3D Printing: How to Get Rich?

Micro3D Printer

Micro3D printer. I have one, it’s still in its box, because I hadn’t the time to deal with it yet.

So, 3D Printing: How to Get Rich?

This started off when I mistakenly responded to a post in a scale modeling FB page thinking it’s in a 40k FB page.. yeah lack of sleep does that to you. Urgh. But since I have it written up, you, dear reader, gets both barrels! Huzzah!

The question started out innocently enough:

[..] curious as to see how the proliferation of 3D printers will impact the hobby. If I were a model company, I would jump all over this so that customers could download kits to print on their own 3D printers. Break a piece? No problem, download the part, and simply print. Thoughts?

Remember, I initially thought this was talking about 40k models, not actual scale model.. so I wrote the following replies, now edited a bit for blog posting. And yes, those of you who know me when I start going knows that this is NOT going to be easily readable.


There’s a number of things to consider. I will go with Technical, Business Model and Digital Proliferation for now.

Random pic off Internet

Random internet pic of a 3D printed miniature.

From a Technical perspective, the current consumer models of 3D printers are not currently capable of printing a miniature model of comparable quality to GW products. And that’s likely to remain that way for some time, as the impetus of technological development seemed to have stalled a bit (but don’t quote me, I only dabble).

To print out custom structural components in the initial build and development process, a 3D printer is very useful, and a number of modeling companies do that. To print out gaming models for use? Well.. if I want a good looking piece, I’m in for a lot of work that is not “consumer friendly”. If I don’t care about that, I may as well go with cardboard standees or markers, it’s a lot faster.

From a Business Model perspective, it boils down to how a company is supposed to make money out of this. If each customer only needs to purchase the digital model once to print an unlimited amount of the part or entire model, how much can the company charge for selling the model to a customer?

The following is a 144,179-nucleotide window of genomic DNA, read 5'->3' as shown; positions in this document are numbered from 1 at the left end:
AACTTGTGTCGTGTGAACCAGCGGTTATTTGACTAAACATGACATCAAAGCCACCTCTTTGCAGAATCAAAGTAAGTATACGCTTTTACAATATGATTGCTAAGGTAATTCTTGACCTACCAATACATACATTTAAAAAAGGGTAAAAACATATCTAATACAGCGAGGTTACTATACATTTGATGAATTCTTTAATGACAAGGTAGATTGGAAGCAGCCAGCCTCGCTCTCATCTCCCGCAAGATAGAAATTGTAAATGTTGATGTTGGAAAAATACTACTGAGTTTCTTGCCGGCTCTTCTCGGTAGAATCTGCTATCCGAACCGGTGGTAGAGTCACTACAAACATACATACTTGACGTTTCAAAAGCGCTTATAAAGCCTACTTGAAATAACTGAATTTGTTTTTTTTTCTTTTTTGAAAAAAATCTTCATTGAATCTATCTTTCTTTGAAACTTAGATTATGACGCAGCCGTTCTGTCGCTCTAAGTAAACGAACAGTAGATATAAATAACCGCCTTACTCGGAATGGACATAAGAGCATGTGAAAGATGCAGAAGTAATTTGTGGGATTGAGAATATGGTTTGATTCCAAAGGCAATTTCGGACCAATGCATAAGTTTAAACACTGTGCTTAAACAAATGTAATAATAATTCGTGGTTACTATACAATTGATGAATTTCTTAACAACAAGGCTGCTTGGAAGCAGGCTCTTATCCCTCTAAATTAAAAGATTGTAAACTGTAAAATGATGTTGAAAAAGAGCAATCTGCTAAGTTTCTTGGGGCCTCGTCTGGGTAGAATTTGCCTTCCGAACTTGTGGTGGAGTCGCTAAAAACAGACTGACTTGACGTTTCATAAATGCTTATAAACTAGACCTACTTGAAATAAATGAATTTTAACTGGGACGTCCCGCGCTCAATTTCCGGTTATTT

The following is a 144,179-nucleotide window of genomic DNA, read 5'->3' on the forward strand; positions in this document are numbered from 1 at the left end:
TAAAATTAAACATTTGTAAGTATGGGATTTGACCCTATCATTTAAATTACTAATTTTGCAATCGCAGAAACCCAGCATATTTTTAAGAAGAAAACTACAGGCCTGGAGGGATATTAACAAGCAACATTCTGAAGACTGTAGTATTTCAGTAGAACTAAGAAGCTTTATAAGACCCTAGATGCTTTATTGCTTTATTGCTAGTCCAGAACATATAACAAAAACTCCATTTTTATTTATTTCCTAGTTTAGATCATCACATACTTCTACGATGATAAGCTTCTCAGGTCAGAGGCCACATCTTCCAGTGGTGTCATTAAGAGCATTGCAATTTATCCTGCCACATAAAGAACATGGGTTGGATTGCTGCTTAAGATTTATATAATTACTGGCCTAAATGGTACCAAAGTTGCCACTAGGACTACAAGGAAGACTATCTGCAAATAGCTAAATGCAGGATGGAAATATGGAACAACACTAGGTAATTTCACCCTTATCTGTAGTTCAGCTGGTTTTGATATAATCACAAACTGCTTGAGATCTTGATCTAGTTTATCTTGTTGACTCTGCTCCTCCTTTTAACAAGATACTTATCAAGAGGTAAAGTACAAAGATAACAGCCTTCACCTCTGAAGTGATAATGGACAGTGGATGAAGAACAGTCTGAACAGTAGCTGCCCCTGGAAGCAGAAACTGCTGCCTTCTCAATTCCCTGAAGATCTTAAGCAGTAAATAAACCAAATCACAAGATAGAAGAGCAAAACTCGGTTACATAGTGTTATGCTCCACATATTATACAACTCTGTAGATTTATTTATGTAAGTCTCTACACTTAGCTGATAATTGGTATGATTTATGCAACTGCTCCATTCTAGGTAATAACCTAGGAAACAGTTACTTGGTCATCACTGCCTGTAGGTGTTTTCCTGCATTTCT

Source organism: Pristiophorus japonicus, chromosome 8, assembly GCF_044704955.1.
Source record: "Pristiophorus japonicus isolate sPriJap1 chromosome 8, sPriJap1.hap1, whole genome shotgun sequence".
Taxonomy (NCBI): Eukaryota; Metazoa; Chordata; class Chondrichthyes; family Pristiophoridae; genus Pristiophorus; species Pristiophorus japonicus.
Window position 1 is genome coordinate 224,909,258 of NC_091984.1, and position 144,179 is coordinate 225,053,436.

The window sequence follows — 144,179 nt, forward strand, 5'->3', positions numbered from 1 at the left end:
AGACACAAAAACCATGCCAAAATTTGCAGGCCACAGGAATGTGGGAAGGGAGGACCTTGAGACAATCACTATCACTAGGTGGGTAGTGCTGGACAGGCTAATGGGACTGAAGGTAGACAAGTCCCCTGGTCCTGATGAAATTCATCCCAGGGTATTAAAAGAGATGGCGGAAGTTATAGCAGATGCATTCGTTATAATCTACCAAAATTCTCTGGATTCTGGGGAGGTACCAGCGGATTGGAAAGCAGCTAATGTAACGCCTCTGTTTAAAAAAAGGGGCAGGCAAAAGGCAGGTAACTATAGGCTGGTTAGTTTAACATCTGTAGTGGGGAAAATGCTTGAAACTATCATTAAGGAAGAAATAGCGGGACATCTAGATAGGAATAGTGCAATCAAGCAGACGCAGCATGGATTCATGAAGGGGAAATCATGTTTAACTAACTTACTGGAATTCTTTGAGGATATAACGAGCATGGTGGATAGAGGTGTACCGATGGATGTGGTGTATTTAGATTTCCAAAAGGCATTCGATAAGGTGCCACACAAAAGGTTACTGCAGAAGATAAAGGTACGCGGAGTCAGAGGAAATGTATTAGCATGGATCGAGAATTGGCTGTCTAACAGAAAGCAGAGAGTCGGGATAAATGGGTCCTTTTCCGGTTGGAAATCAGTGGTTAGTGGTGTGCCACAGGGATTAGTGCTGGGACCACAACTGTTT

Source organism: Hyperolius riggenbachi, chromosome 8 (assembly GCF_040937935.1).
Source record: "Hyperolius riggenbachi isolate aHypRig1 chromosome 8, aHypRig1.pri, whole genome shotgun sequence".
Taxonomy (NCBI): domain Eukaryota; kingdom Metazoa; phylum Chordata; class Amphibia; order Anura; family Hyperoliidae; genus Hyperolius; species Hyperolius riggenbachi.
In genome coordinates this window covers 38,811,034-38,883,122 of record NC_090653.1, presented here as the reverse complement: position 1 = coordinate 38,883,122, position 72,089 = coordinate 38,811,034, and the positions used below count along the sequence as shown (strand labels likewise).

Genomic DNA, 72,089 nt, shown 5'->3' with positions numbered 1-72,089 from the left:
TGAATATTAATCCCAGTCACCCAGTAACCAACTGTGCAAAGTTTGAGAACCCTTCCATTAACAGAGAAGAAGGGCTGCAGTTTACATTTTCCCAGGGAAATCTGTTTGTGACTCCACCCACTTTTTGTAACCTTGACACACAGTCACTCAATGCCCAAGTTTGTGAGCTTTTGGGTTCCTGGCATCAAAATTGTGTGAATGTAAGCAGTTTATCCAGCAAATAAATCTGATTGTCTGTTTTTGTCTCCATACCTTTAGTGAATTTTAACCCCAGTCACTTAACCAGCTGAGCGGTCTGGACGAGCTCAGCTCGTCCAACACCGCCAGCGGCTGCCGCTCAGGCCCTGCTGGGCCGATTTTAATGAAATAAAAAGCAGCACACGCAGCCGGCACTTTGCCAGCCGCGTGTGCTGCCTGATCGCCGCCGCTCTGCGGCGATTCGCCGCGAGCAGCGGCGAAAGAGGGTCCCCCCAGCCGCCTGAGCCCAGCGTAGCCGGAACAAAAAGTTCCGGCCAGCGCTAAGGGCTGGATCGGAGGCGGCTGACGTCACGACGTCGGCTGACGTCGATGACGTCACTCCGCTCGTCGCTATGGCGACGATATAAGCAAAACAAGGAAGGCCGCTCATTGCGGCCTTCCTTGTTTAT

Long and short of it, it either boils down to “charging so much that the customer won’t buy” — which defeats the purpose of going into business — or “free”, which defeats the purpose of going into business. The crux of the matter is that digital product has an incredible per-unit cost, it’s even better economics of scale than mass plastic production that GW and other model companies engages in. Once you create/ develop the digital product, essentially it’s only the cost of reproduction — everything else is profit margin. And once you pass the reproduction cost to the end user, well, every sale is profit, yes?

Well no. You aren’t selling a reproduced product to the end user, you are selling your design specs to the end user, and have no control over the production; So you can only sell ONE copy to that one customer — he decides how many physical copies he makes, not you. Thus, you have fundamentally two business approach: Either you sell that one copy for a ton of money, or you lower the price of that product to compete for mass market appeal, seeking to make money through high number of sales… the problems of either approach should be self-evident.

Now that’s a simplified case. There are other business approaches, one of which is that the design specs/ 3D model is actually the complimentary product and the main revenue driver (i.e., thing you charge money for) is something related. That’s a separate story altogether.

Porter's Five Forces model.

Porter’s Five Forces model. See, that education IS useful. 🙂

EDIT Extra: Here’s an interesting thought. Technologies such as 3D printing really serves to increase the bargaining powers of consumer by moving — in theory — the production capabilities from traditional companies to consumers. The implication is that the technology is transforming the economy from one of Product Sales to well… something else. Typical answer is Service Provision.

The English version of the preceding sentences is simply that you can no longer rely on selling a physical product — or more precisely, having the economic capital advantage of production capabilities — as the emerging technology distributes that capital advantage directly to the consumer. Rather, you have to find another way to continue to get your consumers interested enough in you to cough up money.